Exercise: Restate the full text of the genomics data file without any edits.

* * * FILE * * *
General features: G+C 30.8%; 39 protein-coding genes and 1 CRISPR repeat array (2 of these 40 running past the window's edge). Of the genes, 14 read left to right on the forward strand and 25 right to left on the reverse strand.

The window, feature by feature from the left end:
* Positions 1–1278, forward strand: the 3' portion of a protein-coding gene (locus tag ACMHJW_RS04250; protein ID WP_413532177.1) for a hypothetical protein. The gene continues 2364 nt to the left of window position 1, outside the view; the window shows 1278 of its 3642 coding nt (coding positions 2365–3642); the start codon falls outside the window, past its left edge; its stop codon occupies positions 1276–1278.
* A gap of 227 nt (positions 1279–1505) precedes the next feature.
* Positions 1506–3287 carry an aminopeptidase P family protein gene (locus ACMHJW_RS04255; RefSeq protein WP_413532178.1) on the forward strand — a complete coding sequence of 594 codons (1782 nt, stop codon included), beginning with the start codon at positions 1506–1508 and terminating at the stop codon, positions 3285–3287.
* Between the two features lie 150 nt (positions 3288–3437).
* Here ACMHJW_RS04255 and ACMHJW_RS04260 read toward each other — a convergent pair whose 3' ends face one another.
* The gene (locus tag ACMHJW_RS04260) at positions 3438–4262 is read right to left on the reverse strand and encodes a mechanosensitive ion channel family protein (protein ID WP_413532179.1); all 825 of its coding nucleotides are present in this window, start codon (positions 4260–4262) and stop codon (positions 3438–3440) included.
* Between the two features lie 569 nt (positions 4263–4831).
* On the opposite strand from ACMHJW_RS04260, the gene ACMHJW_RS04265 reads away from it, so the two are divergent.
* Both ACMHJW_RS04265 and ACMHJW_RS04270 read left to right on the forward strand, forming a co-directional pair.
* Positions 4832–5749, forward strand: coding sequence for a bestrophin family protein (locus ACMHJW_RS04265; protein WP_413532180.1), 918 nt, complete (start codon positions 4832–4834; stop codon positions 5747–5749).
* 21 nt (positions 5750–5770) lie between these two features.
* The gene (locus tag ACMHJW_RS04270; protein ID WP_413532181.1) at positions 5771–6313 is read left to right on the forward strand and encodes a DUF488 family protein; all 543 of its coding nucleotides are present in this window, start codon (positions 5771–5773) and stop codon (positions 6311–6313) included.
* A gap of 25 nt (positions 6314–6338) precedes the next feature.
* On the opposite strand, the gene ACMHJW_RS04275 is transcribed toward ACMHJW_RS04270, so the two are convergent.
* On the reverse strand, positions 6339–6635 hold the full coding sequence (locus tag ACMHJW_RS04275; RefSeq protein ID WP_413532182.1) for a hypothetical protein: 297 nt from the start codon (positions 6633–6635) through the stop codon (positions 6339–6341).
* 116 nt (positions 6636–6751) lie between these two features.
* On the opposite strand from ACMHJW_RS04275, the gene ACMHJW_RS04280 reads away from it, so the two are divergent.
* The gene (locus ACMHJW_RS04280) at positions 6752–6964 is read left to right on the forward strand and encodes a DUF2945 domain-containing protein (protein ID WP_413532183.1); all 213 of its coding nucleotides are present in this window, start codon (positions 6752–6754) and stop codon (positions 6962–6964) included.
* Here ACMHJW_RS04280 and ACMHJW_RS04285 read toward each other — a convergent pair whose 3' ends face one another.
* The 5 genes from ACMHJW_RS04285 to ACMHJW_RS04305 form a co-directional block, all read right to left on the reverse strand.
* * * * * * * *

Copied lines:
General features: G+C 30.8%; 39 protein-coding genes and 1 CRISPR repeat array (2 of these 40 running past the window's edge). Of the genes, 14 read left to right on the forward strand and 25 right to left on the reverse strand.

The window, feature by feature from the left end:
* Positions 1–1278, forward strand: the 3' portion of a protein-coding gene (locus tag ACMHJW_RS04250; protein ID WP_413532177.1) for a hypothetical protein. The gene continues 2364 nt to the left of window position 1, outside the view; the window shows 1278 of its 3642 coding nt (coding positions 2365–3642); the start codon falls outside the window, past its left edge; its stop codon occupies positions 1276–1278.
* A gap of 227 nt (positions 1279–1505) precedes the next feature.
* Positions 1506–3287 carry an aminopeptidase P family protein gene (locus ACMHJW_RS04255; RefSeq protein WP_413532178.1) on the forward strand — a complete coding sequence of 594 codons (1782 nt, stop codon included), beginning with the start codon at positions 1506–1508 and terminating at the stop codon, positions 3285–3287.
* Between the two features lie 150 nt (positions 3288–3437).
* Here ACMHJW_RS04255 and ACMHJW_RS04260 read toward each other — a convergent pair whose 3' ends face one another.
* The gene (locus tag ACMHJW_RS04260) at positions 3438–4262 is read right to left on the reverse strand and encodes a mechanosensitive ion channel family protein (protein ID WP_413532179.1); all 825 of its coding nucleotides are present in this window, start codon (positions 4260–4262) and stop codon (positions 3438–3440) included.
* Between the two features lie 569 nt (positions 4263–4831).
* On the opposite strand from ACMHJW_RS04260, the gene ACMHJW_RS04265 reads away from it, so the two are divergent.
* Both ACMHJW_RS04265 and ACMHJW_RS04270 read left to right on the forward strand, forming a co-directional pair.
* Positions 4832–5749, forward strand: coding sequence for a bestrophin family protein (locus ACMHJW_RS04265; protein WP_413532180.1), 918 nt, complete (start codon positions 4832–4834; stop codon positions 5747–5749).
* 21 nt (positions 5750–5770) lie between these two features.
* The gene (locus tag ACMHJW_RS04270; protein ID WP_413532181.1) at positions 5771–6313 is read left to right on the forward strand and encodes a DUF488 family protein; all 543 of its coding nucleotides are present in this window, start codon (positions 5771–5773) and stop codon (positions 6311–6313) included.
* A gap of 25 nt (positions 6314–6338) precedes the next feature.
* On the opposite strand, the gene ACMHJW_RS04275 is transcribed toward ACMHJW_RS04270, so the two are convergent.
* On the reverse strand, positions 6339–6635 hold the full coding sequence (locus tag ACMHJW_RS04275; RefSeq protein ID WP_413532182.1) for a hypothetical protein: 297 nt from the start codon (positions 6633–6635) through the stop codon (positions 6339–6341).
* 116 nt (positions 6636–6751) lie between these two features.
* On the opposite strand from ACMHJW_RS04275, the gene ACMHJW_RS04280 reads away from it, so the two are divergent.
* The gene (locus ACMHJW_RS04280) at positions 6752–6964 is read left to right on the forward strand and encodes a DUF2945 domain-containing protein (protein ID WP_413532183.1); all 213 of its coding nucleotides are present in this window, start codon (positions 6752–6754) and stop codon (positions 6962–6964) included.
* Here ACMHJW_RS04280 and ACMHJW_RS04285 read toward each other — a convergent pair whose 3' ends face one another.
* The 5 genes from ACMHJW_RS04285 to ACMHJW_RS04305 form a co-directional block, all read right to left on the reverse strand.